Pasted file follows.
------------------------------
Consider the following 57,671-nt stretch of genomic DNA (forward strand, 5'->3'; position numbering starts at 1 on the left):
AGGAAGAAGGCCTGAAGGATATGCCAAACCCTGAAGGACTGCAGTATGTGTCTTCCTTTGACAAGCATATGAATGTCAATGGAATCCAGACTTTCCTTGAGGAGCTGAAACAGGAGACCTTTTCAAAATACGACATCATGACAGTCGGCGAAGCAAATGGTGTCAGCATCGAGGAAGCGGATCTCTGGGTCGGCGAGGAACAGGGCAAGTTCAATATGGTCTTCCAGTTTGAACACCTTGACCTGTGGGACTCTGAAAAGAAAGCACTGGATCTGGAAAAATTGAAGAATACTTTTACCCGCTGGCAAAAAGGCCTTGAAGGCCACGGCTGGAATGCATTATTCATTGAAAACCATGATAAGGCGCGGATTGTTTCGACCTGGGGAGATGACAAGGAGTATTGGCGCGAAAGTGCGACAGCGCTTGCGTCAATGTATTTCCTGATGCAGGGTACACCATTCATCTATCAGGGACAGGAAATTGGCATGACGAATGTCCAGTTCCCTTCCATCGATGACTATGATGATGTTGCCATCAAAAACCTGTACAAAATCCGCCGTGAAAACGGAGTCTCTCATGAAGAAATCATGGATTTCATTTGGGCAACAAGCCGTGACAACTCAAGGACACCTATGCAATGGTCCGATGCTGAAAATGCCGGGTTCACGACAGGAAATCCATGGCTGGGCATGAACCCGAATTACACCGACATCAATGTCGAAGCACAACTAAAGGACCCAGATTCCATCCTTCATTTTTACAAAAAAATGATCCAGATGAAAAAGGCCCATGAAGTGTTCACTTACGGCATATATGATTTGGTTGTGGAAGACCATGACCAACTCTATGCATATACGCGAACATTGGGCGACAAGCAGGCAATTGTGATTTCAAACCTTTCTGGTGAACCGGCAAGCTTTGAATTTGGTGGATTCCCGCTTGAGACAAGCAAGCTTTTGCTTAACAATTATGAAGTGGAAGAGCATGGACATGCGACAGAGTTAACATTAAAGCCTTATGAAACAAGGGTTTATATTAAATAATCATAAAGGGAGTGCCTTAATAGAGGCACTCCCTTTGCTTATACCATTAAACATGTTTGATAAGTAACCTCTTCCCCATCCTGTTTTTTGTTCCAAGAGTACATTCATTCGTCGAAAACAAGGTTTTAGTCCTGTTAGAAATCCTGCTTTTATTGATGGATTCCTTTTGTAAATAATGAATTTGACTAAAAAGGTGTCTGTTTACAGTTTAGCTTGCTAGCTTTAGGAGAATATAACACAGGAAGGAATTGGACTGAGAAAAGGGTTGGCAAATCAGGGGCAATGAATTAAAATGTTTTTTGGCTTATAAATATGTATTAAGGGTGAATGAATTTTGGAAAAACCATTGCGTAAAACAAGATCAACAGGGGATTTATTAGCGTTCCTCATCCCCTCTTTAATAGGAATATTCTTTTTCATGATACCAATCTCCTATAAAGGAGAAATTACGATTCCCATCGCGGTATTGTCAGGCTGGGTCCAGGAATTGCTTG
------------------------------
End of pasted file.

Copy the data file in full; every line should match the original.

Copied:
Consider the following 57,671-nt stretch of genomic DNA (forward strand, 5'->3'; position numbering starts at 1 on the left):
AGGAAGAAGGCCTGAAGGATATGCCAAACCCTGAAGGACTGCAGTATGTGTCTTCCTTTGACAAGCATATGAATGTCAATGGAATCCAGACTTTCCTTGAGGAGCTGAAACAGGAGACCTTTTCAAAATACGACATCATGACAGTCGGCGAAGCAAATGGTGTCAGCATCGAGGAAGCGGATCTCTGGGTCGGCGAGGAACAGGGCAAGTTCAATATGGTCTTCCAGTTTGAACACCTTGACCTGTGGGACTCTGAAAAGAAAGCACTGGATCTGGAAAAATTGAAGAATACTTTTACCCGCTGGCAAAAAGGCCTTGAAGGCCACGGCTGGAATGCATTATTCATTGAAAACCATGATAAGGCGCGGATTGTTTCGACCTGGGGAGATGACAAGGAGTATTGGCGCGAAAGTGCGACAGCGCTTGCGTCAATGTATTTCCTGATGCAGGGTACACCATTCATCTATCAGGGACAGGAAATTGGCATGACGAATGTCCAGTTCCCTTCCATCGATGACTATGATGATGTTGCCATCAAAAACCTGTACAAAATCCGCCGTGAAAACGGAGTCTCTCATGAAGAAATCATGGATTTCATTTGGGCAACAAGCCGTGACAACTCAAGGACACCTATGCAATGGTCCGATGCTGAAAATGCCGGGTTCACGACAGGAAATCCATGGCTGGGCATGAACCCGAATTACACCGACATCAATGTCGAAGCACAACTAAAGGACCCAGATTCCATCCTTCATTTTTACAAAAAAATGATCCAGATGAAAAAGGCCCATGAAGTGTTCACTTACGGCATATATGATTTGGTTGTGGAAGACCATGACCAACTCTATGCATATACGCGAACATTGGGCGACAAGCAGGCAATTGTGATTTCAAACCTTTCTGGTGAACCGGCAAGCTTTGAATTTGGTGGATTCCCGCTTGAGACAAGCAAGCTTTTGCTTAACAATTATGAAGTGGAAGAGCATGGACATGCGACAGAGTTAACATTAAAGCCTTATGAAACAAGGGTTTATATTAAATAATCATAAAGGGAGTGCCTTAATAGAGGCACTCCCTTTGCTTATACCATTAAACATGTTTGATAAGTAACCTCTTCCCCATCCTGTTTTTTGTTCCAAGAGTACATTCATTCGTCGAAAACAAGGTTTTAGTCCTGTTAGAAATCCTGCTTTTATTGATGGATTCCTTTTGTAAATAATGAATTTGACTAAAAAGGTGTCTGTTTACAGTTTAGCTTGCTAGCTTTAGGAGAATATAACACAGGAAGGAATTGGACTGAGAAAAGGGTTGGCAAATCAGGGGCAATGAATTAAAATGTTTTTTGGCTTATAAATATGTATTAAGGGTGAATGAATTTTGGAAAAACCATTGCGTAAAACAAGATCAACAGGGGATTTATTAGCGTTCCTCATCCCCTCTTTAATAGGAATATTCTTTTTCATGATACCAATCTCCTATAAAGGAGAAATTACGATTCCCATCGCGGTATTGTCAGGCTGGGTCCAGGAATTGCTTG